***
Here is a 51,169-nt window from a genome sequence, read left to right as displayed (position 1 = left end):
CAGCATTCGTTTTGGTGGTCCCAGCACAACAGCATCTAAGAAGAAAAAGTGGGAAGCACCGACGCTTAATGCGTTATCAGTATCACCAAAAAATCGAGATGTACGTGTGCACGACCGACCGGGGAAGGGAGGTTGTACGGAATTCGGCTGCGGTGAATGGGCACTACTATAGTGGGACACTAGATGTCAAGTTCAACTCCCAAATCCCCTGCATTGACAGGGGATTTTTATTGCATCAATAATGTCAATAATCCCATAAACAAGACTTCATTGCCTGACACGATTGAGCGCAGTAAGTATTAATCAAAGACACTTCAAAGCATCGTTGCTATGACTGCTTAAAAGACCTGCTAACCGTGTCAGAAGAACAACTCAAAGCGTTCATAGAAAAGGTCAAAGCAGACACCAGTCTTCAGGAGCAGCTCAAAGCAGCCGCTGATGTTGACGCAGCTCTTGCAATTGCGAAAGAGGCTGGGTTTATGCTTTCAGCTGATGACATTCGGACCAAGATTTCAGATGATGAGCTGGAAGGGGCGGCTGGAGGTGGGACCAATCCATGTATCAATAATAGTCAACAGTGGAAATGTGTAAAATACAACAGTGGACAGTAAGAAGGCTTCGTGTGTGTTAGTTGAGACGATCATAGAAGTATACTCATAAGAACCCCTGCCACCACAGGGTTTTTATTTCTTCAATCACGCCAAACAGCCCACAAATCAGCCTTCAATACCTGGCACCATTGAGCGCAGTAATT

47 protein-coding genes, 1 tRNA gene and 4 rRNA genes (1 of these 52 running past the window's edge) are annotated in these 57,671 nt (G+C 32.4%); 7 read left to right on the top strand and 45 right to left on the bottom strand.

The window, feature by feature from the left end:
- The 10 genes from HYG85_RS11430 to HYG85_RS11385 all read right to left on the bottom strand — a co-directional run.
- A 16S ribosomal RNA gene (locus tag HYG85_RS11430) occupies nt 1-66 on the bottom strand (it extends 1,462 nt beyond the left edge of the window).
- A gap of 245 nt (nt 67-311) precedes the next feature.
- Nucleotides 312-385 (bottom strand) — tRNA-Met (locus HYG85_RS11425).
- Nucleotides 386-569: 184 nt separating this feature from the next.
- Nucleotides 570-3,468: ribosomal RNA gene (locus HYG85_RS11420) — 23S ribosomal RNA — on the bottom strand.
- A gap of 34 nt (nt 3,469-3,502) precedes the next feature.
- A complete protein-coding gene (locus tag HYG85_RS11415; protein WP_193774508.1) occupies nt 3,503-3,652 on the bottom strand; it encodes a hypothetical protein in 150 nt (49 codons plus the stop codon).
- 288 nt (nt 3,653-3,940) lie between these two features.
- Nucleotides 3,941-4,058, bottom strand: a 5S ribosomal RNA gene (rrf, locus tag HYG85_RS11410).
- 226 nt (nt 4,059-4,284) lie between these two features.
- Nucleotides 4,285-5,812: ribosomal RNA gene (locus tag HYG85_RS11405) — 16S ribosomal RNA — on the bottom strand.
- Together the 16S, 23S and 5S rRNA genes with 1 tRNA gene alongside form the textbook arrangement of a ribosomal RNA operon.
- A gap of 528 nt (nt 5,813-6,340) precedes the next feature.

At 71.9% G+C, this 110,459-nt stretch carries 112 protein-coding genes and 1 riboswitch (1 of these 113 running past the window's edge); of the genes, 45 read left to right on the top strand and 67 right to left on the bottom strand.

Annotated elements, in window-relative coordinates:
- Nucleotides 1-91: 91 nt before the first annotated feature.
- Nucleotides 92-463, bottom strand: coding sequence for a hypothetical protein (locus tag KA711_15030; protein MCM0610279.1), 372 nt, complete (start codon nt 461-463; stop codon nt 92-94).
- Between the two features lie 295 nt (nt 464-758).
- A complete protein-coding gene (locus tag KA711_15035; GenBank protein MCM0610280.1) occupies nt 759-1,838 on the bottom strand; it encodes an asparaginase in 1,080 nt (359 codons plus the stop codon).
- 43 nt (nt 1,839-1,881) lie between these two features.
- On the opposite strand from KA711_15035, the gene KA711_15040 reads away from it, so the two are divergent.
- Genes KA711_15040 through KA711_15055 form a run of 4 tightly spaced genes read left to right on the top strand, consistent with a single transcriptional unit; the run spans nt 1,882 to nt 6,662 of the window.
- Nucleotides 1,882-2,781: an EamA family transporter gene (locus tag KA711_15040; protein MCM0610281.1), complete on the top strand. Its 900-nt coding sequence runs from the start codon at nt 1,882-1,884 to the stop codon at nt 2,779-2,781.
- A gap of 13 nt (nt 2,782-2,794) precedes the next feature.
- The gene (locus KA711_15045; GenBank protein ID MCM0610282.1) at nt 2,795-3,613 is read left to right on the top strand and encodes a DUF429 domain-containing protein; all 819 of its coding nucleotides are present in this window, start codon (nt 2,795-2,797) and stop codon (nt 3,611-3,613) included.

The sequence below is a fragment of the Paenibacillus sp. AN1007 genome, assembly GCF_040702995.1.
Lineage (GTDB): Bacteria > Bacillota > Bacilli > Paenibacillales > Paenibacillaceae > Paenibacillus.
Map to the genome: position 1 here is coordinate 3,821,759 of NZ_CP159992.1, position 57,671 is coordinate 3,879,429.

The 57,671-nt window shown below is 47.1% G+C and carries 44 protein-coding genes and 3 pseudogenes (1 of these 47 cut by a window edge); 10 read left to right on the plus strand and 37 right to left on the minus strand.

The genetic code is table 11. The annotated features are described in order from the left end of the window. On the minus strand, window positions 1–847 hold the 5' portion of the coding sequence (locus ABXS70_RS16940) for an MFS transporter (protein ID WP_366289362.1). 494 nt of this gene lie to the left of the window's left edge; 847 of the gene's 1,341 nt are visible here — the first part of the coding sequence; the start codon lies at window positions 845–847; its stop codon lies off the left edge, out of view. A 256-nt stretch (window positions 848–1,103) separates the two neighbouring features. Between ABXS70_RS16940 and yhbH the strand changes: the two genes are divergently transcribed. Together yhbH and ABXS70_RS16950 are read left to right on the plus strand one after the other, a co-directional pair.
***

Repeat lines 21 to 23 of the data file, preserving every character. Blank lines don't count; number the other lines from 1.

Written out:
- Nucleotides 1-91: 91 nt before the first annotated feature.
- Nucleotides 92-463, bottom strand: coding sequence for a hypothetical protein (locus tag KA711_15030; protein MCM0610279.1), 372 nt, complete (start codon nt 461-463; stop codon nt 92-94).
- Between the two features lie 295 nt (nt 464-758).